The oil and gas sector is central to Canada’s wellbeing and the federal government’s proposed emissions cap would inflict severe damage on the economy.
That was the stark warning the Business Council of Canada issued in a letter to key deputy ministers in charge of implementing the Liberal government’s policy.
Michael Gullo, the council’s vice-president of policy, emphasized that such a measure doesn’t consider the current status of the economy and would exacerbate existing challenges like inflation.
“Imposing an emissions cap will likely force operators to involuntarily curtail their production. This would effectively reduce the overall capacity of the most productive segment of Canada’s economy at a time when investment and growth is desperately needed,” warned Gullo.
“Some of Canada’s most reputable economists believe that an emissions cap would exacerbate the country’s inflation and affordability problems by applying a broad-based economic shock that will reduce tax revenues and add pressure to the federal deficit.”
Gullo reiterated the organization’s concerns regarding the regulatory framework released by the government in December, highlighting the significant departure it represents from the current approach to reducing emissions.
The council argues that the cap, if implemented, could destabilize crucial carbon pricing mechanisms and jeopardize the competitiveness of the oil and gas industry.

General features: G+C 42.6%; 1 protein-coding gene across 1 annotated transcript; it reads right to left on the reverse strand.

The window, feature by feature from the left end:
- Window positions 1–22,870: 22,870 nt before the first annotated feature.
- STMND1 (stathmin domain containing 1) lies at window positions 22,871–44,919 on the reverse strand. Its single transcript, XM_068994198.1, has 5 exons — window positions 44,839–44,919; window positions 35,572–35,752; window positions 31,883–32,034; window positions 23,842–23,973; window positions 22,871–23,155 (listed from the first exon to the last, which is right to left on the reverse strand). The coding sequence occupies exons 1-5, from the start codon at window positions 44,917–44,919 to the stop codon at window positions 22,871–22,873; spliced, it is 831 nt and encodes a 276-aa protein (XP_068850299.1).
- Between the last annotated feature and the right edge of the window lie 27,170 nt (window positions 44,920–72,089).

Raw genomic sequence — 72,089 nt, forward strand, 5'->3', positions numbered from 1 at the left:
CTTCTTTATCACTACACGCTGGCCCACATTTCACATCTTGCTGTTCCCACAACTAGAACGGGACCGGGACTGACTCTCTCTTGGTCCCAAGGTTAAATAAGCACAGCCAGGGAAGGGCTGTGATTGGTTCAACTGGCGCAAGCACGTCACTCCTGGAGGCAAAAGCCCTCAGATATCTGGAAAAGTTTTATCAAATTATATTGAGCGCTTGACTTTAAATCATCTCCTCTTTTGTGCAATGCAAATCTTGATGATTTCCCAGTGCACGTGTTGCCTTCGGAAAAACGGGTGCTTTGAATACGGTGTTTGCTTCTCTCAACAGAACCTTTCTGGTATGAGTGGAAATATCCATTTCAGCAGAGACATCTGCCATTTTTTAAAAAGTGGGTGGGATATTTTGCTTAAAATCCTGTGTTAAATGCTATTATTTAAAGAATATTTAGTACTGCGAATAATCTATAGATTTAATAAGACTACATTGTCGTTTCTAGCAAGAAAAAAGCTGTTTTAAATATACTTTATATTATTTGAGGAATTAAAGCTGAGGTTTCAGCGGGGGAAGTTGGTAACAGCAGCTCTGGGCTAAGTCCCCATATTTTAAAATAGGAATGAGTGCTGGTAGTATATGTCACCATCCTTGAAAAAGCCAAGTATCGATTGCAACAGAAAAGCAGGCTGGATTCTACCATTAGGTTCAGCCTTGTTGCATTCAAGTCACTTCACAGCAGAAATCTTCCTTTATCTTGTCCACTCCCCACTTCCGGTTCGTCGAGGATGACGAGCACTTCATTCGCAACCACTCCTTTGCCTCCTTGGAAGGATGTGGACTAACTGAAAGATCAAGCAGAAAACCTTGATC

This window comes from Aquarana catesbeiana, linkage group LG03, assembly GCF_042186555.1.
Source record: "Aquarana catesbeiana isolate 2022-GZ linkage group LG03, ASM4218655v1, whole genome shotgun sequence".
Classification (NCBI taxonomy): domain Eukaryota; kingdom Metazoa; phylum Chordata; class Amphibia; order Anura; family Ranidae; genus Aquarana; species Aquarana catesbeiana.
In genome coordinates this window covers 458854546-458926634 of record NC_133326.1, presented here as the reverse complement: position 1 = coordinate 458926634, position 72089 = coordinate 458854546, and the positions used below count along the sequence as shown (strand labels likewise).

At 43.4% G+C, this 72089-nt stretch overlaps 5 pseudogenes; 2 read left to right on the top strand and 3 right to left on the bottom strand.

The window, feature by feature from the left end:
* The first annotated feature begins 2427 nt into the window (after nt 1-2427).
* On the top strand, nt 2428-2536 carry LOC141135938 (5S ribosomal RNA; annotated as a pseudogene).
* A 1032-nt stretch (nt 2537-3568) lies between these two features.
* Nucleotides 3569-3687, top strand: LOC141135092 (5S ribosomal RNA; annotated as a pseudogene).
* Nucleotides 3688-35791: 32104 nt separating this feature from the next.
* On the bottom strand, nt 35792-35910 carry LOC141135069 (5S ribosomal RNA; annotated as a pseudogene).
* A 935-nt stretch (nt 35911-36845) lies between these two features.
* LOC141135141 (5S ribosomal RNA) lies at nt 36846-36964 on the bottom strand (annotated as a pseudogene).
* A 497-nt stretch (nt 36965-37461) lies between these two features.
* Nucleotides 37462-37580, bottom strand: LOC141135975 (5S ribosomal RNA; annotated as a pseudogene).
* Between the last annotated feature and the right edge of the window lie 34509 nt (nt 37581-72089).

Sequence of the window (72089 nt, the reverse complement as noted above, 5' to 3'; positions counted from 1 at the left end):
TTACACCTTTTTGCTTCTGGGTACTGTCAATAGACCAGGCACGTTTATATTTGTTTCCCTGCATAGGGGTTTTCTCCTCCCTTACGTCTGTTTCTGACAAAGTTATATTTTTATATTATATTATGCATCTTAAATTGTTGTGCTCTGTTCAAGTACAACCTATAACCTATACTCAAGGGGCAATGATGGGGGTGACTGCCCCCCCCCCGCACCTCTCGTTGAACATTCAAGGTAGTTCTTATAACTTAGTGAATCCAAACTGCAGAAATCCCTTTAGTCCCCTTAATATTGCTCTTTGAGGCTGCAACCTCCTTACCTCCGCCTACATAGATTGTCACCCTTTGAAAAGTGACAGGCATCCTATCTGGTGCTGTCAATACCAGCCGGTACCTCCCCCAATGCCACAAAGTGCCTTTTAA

“Investments are not made on speculative legislation. It is simply unrealistic to assume that projects, technologies and decarbonization strategies will be deployed, permitted and operational in four years,” wrote Gullo.
The council also underscored the uncertainty surrounding the compatibility of the emissions cap with existing federal and provincial emission reduction programs.
There are concerns about the regulatory overlap and the potential for legal challenges from provincial governments, further complicating the economic landscape.
Moreover, the council highlighted the risk of diverting capital away from meaningful emission reduction strategies, which could impede the sector’s ability to transition to a low-carbon economy.
“The government’s inability to clearly describe each compliance option threatens to delay final investment decisions and exacerbates the conditions for capital flight by companies and their respective investors and shareholders,” wrote Gullo.